How many jacks does it take to raise a tank? Well, that depends on many factors – with the most important being the tank’s weight. It took 24 jacks to raise a two-million-gallon above ground storage tank in Northern Kentucky.
With a tank jacking, the tank is assembled from the top on down rather than from the bottom up. Installation of the wall’s top portion is completed once the foundation is in place. Sections of the shell are then welded into place from the top down until the project is complete.
When to jack a tank
There are several factors to consider when deciding on a tank erection method: owner requirements, access to the tank site and surrounding areas, time of construction, tank style, height, and diameter, and what other construction is ongoing at a nearby location. Even the type of foundation can impact the decision.
Safety generally plays a role in the decision. Tanks are, of course, erected according to safety regulations. However, some owners require tethering all tools and equipment above 6’. At best, this is difficult and time-consuming. Tanks built using the jacking method keep workers at a work level for most of the work activity, thus reducing exposure to fall and dropped tools.
A jacking system is most beneficial on tall tanks that are large in diameter. It can be a challenge attempting to maneuver a crane or manlift in tight quarters. Using a jacking system allows the limited access to the tank to remain unobstructed.
Engineers consider weight and other aspects when offering recommendations on how to space the jacks. For example, the Northern Kentucky tank is 80-feet tall and 70-feet in diameter. The wind girder, if applicable, and roof type should also be factored in.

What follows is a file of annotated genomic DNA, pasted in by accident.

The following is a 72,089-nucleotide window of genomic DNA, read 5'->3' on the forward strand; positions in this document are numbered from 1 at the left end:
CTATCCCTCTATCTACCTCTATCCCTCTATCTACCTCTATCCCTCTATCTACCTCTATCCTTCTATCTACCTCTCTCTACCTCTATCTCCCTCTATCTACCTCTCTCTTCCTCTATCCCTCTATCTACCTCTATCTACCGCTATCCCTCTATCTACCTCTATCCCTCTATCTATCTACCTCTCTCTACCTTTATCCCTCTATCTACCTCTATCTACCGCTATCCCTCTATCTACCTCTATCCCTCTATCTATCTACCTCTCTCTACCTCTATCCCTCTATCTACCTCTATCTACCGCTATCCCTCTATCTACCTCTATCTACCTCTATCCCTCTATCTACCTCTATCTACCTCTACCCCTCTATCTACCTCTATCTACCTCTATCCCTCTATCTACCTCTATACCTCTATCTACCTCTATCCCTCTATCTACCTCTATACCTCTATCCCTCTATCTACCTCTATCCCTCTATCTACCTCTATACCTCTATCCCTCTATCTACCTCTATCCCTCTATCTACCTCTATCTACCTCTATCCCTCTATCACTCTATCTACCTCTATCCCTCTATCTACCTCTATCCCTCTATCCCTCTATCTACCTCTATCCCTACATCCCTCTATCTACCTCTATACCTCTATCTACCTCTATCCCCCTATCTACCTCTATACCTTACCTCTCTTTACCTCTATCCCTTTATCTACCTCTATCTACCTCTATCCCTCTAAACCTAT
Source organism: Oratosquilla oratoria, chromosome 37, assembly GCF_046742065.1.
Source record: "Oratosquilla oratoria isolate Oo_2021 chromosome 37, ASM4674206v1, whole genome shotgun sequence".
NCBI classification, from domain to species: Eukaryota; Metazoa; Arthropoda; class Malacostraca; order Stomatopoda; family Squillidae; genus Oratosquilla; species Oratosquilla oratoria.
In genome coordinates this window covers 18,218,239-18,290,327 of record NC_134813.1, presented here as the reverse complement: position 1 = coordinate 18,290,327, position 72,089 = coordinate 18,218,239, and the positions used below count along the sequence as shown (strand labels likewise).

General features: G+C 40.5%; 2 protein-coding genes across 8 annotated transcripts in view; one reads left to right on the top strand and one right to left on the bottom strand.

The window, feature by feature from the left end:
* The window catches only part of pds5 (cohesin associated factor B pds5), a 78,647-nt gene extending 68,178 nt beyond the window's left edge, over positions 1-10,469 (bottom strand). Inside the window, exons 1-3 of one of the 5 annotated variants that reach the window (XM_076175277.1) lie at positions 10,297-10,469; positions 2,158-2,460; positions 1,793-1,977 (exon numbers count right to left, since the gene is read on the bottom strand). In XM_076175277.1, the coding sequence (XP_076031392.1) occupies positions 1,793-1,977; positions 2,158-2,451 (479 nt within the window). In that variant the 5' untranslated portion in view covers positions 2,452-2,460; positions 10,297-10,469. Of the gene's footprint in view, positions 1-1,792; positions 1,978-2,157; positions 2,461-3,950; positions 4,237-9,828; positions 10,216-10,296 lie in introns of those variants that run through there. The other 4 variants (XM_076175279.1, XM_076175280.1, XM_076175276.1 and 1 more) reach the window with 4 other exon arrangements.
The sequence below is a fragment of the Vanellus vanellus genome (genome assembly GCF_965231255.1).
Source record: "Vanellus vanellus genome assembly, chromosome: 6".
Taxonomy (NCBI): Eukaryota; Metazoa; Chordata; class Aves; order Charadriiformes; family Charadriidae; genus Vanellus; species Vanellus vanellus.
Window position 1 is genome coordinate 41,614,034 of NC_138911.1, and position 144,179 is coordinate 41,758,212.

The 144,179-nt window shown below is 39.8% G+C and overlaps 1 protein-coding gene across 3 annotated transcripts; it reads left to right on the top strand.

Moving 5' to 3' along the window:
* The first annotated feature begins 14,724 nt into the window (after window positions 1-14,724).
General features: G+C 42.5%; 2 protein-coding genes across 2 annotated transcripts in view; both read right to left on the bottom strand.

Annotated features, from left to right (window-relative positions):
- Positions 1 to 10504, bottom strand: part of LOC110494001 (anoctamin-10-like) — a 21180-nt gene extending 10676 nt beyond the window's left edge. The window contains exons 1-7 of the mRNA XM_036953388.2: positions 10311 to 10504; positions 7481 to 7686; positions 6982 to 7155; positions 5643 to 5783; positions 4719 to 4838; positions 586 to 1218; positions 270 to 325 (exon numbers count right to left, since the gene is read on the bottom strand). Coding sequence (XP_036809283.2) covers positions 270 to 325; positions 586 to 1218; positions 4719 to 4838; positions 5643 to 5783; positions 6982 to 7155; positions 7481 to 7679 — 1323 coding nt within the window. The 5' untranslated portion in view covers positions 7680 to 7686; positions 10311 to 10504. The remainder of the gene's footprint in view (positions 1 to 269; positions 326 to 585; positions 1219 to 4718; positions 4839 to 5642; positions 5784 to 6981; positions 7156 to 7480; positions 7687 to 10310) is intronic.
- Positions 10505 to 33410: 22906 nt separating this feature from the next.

The jacks can be spaced, at most, 11 feet apart on any given project. The jacks for the Northern Kentucky project were spaced closer. The jacks were spread out at 8 feet due to the outside scaffolding system used.
Jacking every storage tank isn’t worth it. At some point, if the tank isn’t very tall or wide in diameter, it doesn’t justify the upfront time of setting up the system and taking it down.
For larger tanks, using a jacking system means a more economical use of everyone’s time. Since it’s faster to construct and requires less scaffolding equipment, it’s cheaper.
Putting it together
Set up requires building elevators and putting the jacks in place. The elevators come equipped with rollers. Each section is hung on the load-bearing elevators, keeping them immobile as the crew works.
Crews weld clips on the rail and hang the girth welder on the tank’s exterior. Hand welding is done on the interior, while girths are welded on the exterior. A weld buggy goes on the outside.
For the Northern Kentucky project, crews put the top ring up and then the wind girder and the top angle. A wind girder’s function is to prevent the tank wall from buckling from a wind load. Top angles are stiffening rings that help stabilize the tank against strong winds. Due to their location at the top of the tank, the wind girder and the top angle are usually installed at the end of the project.